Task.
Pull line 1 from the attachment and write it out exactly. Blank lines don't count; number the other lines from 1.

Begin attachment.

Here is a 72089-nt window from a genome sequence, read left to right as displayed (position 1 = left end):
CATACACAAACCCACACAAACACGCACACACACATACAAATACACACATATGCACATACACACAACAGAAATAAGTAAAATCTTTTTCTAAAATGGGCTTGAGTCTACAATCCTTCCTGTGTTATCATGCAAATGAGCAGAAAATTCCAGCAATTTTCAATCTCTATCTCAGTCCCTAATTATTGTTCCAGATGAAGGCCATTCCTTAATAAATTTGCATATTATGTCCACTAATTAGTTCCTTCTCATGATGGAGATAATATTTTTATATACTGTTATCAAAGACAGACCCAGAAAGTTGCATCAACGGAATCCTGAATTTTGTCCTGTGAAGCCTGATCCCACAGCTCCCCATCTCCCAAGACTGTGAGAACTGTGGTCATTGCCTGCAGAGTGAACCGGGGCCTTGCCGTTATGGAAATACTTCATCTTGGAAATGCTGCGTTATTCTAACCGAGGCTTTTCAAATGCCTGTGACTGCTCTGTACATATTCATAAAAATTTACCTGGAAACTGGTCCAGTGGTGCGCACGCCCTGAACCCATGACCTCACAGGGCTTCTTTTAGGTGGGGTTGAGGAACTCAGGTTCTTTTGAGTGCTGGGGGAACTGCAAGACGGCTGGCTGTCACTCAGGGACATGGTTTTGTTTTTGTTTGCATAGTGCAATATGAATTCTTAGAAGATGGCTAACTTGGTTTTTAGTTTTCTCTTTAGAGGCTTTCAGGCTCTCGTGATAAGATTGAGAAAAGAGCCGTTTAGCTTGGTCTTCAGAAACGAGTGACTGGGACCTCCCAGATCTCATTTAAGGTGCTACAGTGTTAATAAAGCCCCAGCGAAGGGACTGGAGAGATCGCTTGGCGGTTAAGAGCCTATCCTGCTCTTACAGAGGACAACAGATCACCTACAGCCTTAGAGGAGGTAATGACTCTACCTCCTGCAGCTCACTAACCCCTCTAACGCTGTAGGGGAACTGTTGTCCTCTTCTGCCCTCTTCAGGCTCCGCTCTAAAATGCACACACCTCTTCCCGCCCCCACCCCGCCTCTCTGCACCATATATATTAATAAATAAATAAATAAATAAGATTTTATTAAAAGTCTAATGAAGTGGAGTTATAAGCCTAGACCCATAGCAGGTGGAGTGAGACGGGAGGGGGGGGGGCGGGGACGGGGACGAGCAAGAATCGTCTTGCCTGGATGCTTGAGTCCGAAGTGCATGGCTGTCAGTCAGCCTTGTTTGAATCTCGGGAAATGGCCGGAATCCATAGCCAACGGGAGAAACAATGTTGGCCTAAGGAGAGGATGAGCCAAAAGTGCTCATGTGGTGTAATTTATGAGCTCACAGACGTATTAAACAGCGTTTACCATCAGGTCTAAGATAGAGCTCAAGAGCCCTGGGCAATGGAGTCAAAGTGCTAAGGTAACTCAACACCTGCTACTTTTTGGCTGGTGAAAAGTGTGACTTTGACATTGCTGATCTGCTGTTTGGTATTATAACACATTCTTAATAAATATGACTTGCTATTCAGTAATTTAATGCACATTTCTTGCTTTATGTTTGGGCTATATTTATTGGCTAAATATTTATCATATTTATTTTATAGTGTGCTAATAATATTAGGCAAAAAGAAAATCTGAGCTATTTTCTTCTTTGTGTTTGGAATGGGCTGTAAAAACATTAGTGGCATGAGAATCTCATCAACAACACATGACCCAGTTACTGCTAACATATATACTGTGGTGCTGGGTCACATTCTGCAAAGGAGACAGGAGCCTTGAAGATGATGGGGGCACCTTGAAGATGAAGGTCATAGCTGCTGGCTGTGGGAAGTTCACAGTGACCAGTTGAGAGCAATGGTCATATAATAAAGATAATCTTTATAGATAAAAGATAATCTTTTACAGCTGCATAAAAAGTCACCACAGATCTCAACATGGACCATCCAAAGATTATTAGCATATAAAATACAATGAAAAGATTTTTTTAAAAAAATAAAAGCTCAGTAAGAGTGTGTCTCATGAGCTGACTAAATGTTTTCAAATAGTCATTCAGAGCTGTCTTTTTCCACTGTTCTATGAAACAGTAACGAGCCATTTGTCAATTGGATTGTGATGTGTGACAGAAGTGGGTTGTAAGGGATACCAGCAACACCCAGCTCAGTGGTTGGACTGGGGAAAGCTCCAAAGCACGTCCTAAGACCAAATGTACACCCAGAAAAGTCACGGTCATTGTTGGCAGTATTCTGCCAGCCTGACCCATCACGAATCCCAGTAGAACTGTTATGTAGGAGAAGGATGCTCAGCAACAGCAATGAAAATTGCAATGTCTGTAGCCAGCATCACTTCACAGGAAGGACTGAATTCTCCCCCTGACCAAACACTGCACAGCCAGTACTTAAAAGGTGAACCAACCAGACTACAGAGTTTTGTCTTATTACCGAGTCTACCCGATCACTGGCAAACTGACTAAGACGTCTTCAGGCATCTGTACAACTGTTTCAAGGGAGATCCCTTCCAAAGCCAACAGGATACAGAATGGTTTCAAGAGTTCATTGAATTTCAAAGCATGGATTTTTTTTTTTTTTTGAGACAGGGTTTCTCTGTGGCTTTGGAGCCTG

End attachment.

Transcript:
Here is a 72089-nt window from a genome sequence, read left to right as displayed (position 1 = left end):